Did Julia imagine that Mother paused in the kitchen doorway puzzled by the lingering odor of scorched pudding? Was this the time to blurt the details of the morning's failed cookery, to endure the well-deserved lecture about the sinful waste of food or ingredients? While Julia dithered, Mother hooked the handle of her basket over the peg rail, directed Julia to set the pan of dandelion greens in the sink.
“We'll give them one more rinse before we set them on to cook.” Julia plonked down the greens, gave one more anxious glance around the tidy kitchen, then followed Mother to the sitting room.
Mother sank into her familiar cushioned rocker with a contented sigh, pulling forward the mending basket that lived under the small table. Selecting a blue work shirt with a three-cornered tear in the elbow, she threaded a needle and began to darn the rip with small neat stitches. Julia took the rocker on the other side of the table, rummaged out a pair of her brother's socks, found a length of woolen yarn and the darning egg before venturing a question.
“Is Aunt Betsy feeling better?”
Mother launched happily into the details of her visit, the ironing she had finished while Betsy rested in the rocker by the kitchen stove, the supper she had laid ready to be heated up when her brother Squire came in from the field, noting wryly, “I doubt Squire could fix a meal for himself, Betsy has spoiled him.”
An hour passed quietly, the little pile of darned stockings and neatly mended garments growing on the table. Several times Julia was almost ready to speak up, confess the morning's mess, but always the right moment passed until the old clock let them know it was time to stoke the kitchen fire and have supper hot and ready to put on the table when the men returned from the labors of the day.
Early October 1955 brought a week of golden blue-sky days. After school each afternoon I hurried into jeans and scuffed sneakers and trotted down the dirt road the short distance to Grampa Mac's farm. A leaf-strewn path cut between the hen houses and the tangle of Cinnamon Roses that had taken over the edge of the west lawn. The inner door of the back porch stood half open and enticing cooking smells leached into the back yard. Bounding inside, letting the wide screen door slap behind me, I crossed to the kitchen.
Great Aunt Julia straightened from the black cook stove oven, placed a baking dish on the warming shelf. Aunt Julia came most years for a week in autumn to visit her brother, my Grampa Mac. Uncle Wilford delivered her on a Sunday afternoon after church and an ample dinner; their older daughter, Mildred, released from her teaching job on the weekend would fetch her home tomorrow.
Aunt Julia would have left her own farmhouse immaculate, the season's canning done, fall house-cleaning finished.
During the week of her stay with her long-widowed brother, my Uncle Bill was released from the tasks of meal preparation that had fallen to him after the too early death of his mother and later the great grandmother who had raised him and my mother.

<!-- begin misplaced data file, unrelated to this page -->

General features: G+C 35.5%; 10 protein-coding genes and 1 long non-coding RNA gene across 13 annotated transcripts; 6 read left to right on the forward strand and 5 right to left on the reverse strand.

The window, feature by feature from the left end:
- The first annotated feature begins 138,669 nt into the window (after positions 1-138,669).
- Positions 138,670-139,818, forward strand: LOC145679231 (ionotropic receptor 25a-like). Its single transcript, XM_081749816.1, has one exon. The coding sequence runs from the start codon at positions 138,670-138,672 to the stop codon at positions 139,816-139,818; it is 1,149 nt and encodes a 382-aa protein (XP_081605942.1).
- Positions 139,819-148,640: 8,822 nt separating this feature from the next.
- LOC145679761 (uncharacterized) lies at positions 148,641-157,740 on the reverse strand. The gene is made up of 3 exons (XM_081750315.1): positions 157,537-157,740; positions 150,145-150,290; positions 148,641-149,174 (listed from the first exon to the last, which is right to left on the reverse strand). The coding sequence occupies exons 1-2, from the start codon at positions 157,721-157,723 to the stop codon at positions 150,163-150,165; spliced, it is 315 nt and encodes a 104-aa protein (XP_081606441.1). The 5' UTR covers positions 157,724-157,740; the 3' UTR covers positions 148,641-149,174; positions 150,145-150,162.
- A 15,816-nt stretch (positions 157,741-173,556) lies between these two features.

Aunt Julia, now in her early 60's, seemed to glory in the work of homemaking. She greeted me with a smile, then turned back to the stove to prod with a black-handled fork at the contents of a stew pot. Her soft cheeks were pink, her brown hair only lightly threaded with grey was drawn into a neat flat coil at the back of her head. Everything about her spoke of cleanliness and efficiency—the tailored percale dress of her own making, the neat bibbed apron, her polished black lace-up shoes.
Satisfied with the contents of the pot, Aunt Julia stepped away from the stove. “Mac will enjoy this supper: a cut of beef cooked with potatoes, onions and carrots from the garden, baked apples from that old tree across the road.” A quick glance at the dining room clock suggested there were a few minutes to spare before time to set the table and put the evening pot of tea to steep. I followed Aunt Julia into the sitting room, pulling forward the old hassock to sit near the platform rocker she had chosen. She glanced around the room, frowned at the starched but threadbare white curtains at the window.
“I'd like to do more for Mac and Billy. I could hem up new curtains, send them over, but he won't have it. Men,” she sighed, “ can't do for a house what a woman will. It was a sad loss when Helen—your grandmother—died so young, and Mac never thinking to remarry.”
Aunt Julia rocked, lost in thoughts of a time I didn't know.
“When did you learn to cook?” I queried.
“Oh, mercy!” Her laugh was soft. “ I've always known how to cook” She brought the rocking chair to a squeaking halt. “I take that back; one of the first times I tried to make a meal on my own I made a terrible mess. I'm going to tell you a story.”
The rocking chair resumed its gentle creaking; Aunt Julia's eyes were soft, fixed on a time 50 years earlier. At the end she chuckled, “ No one has lived on the old farm for years. I married at 18 and moved along the road to the home of Wilford's parents—and it was more than 30 years before his mother died and I had the full running of that house. The place where Mac and Andrew and I were raised is long gone, the house and barns fallen in and anything usable carted off. The fields and pastures are grown up to weeds and brush.”
The steeple clock alerted the half hour and Aunt Julia levered herself from the rocker; it was time to put supper on the table.
As I trailed her toward the kitchen she turned and smiled, her eyes warm. 'Do you know—I could still go back there and climb the hill, walk straight to that rock where I dumped the pudding.”